Magnus: The youngest World Chess Champion’s coming-of-age story
by Paraskevi Karageorgu
- Telling the story of an introverted child from Norway who fulfils his ambition to become the best chess player in the world, Benjamin Ree’s documentary premiered last week at Tribeca
Magnus [+see also:
film profile], a documentary directed by Benjamin Ree and having its world premiere at the Tribeca Film Festival, follows the life of the world's youngest number one in chess over the course of just under a decade – Norway’s Magnus Carlsen, who TIME Magazine named one of the most influential people alive. The documentary is not simply a story about ambition and talent; it also touches on the themes of pressure, dedication, the importance of a supportive family and the strength of the human mind.
The film opens with the most important moment in Magnus’ career – the 2013 World Chess Championship in India, where he waits for his game against Viswanathan Anand, a five-time World Chess Champion, to begin. Without revealing the outcome, the film moves on to Carlsen’s early childhood, where his father narrates over archival footage and home movies, allowing the audience to discover the traits in his son’s behaviour that revealed his potential. In fact, Magnus as a child was highly self-reflective, introverted and passionate about numbers. He was also an outsider in school, and being good at chess was what gave him self-confidence and led to his ambition of becoming the best in the world. A path marked by ups and downs, from being called the 'Mozart of chess' early on in his career, where at the age of only 13 he became the youngest chess grandmaster in history, to receiving the label of 'lucky loser' at 23, because of the favourable circumstances that earned him the right to challenge Anand for the title of World Champion. His performance at the beginning of the most anticipated match in living memory between these two grandmasters was not any better, the commentators describing him as ‘suffering’, his hands shaking, his anxiety making him an easy target for Anand’s calculated combinations. The unbearable tension is released during the crucial day off from the game, where the players have time to relax. Carlsen spends the day with his family, swimming and reading Donald Duck comics. The support he receives from being surrounded by those closest to him becomes a turning point for his performance when he comes back to finish the game and eventually wins the World Chess Championship, conquering the then title-holder. Frederic Friedel, co-founder of Chessbase, the chess database company, says that the way Carlsen plays “is just impossible to do for the human brain; it could only be compared to climbing Everest with tennis shoes and no oxygen”.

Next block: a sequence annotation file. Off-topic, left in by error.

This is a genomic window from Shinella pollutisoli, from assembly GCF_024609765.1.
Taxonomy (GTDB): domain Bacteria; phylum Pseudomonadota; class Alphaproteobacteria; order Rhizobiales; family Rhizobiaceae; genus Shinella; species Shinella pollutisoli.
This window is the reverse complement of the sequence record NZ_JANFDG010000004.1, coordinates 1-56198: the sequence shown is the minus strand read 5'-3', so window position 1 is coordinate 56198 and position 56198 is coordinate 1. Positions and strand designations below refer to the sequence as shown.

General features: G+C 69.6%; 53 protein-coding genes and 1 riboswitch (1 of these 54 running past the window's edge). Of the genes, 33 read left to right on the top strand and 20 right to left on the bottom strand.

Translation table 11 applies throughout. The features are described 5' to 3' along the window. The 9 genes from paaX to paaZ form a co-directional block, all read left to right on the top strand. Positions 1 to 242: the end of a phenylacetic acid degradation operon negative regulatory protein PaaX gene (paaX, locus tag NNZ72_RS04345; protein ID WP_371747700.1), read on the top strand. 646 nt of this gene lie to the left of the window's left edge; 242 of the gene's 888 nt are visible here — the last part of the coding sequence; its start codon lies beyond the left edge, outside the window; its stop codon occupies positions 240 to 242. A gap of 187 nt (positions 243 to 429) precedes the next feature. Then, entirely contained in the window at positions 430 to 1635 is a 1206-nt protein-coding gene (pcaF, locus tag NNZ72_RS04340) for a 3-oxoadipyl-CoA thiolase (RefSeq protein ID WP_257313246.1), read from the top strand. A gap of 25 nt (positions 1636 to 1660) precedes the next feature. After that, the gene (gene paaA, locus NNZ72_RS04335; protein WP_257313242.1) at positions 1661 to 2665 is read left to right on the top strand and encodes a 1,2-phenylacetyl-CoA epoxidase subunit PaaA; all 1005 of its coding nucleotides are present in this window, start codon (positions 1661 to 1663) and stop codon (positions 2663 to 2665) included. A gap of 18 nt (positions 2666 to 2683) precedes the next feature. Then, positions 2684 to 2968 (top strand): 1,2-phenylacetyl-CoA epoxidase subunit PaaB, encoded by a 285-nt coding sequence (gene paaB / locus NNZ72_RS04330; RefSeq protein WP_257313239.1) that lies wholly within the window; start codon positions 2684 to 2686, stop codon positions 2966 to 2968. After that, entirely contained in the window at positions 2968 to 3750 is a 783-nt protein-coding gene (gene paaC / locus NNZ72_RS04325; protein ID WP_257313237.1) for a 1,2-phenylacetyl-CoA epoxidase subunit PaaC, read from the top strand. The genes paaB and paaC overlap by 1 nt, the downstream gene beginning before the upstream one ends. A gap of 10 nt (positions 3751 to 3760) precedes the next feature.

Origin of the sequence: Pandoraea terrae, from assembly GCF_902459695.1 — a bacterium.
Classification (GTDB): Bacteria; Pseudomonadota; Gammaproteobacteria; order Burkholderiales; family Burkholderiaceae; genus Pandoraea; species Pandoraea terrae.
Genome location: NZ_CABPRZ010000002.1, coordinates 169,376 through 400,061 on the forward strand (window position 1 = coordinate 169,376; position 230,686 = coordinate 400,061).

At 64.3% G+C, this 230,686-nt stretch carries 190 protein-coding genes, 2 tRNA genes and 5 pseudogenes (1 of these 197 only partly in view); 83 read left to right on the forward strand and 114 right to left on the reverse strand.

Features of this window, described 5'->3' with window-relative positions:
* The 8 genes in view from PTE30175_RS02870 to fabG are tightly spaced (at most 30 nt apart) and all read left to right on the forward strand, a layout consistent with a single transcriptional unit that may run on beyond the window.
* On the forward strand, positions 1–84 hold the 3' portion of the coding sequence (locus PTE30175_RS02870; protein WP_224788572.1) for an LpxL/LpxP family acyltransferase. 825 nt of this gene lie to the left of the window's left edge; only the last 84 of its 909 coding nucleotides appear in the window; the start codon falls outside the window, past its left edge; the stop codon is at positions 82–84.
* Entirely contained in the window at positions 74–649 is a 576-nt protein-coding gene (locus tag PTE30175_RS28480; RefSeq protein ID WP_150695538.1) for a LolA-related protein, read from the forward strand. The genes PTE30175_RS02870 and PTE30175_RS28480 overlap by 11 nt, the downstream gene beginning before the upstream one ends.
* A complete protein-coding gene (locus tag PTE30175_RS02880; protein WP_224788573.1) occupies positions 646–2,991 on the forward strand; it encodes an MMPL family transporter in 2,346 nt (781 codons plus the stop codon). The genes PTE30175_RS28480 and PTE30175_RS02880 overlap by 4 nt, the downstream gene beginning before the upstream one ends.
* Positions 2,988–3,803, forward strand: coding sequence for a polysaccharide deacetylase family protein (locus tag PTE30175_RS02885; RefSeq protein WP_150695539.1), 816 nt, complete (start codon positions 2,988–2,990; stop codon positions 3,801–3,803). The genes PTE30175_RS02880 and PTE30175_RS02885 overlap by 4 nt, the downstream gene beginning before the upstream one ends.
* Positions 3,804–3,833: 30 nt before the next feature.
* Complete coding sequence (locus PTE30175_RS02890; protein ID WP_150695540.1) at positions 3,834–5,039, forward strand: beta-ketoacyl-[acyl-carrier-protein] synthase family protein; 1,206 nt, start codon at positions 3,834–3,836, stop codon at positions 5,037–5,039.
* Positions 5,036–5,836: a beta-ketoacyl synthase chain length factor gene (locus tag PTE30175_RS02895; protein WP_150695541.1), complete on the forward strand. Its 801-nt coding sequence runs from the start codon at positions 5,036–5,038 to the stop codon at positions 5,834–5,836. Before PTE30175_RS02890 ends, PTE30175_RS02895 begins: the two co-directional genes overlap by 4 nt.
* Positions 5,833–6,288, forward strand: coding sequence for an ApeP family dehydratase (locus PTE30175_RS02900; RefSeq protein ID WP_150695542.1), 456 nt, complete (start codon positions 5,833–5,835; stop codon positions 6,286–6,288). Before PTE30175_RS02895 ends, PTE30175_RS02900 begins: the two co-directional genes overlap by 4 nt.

Magnus is a documentary about success, along with suffering, depression and the search for identity that have accompanied the young man on his way to achieving his biggest dreams. His consistency and dedication to his way of playing, based on creativity and intuition, have not only reshaped the way chess is played, but the game has also given him the self-confidence in maturing as a socially engaged, modern genius.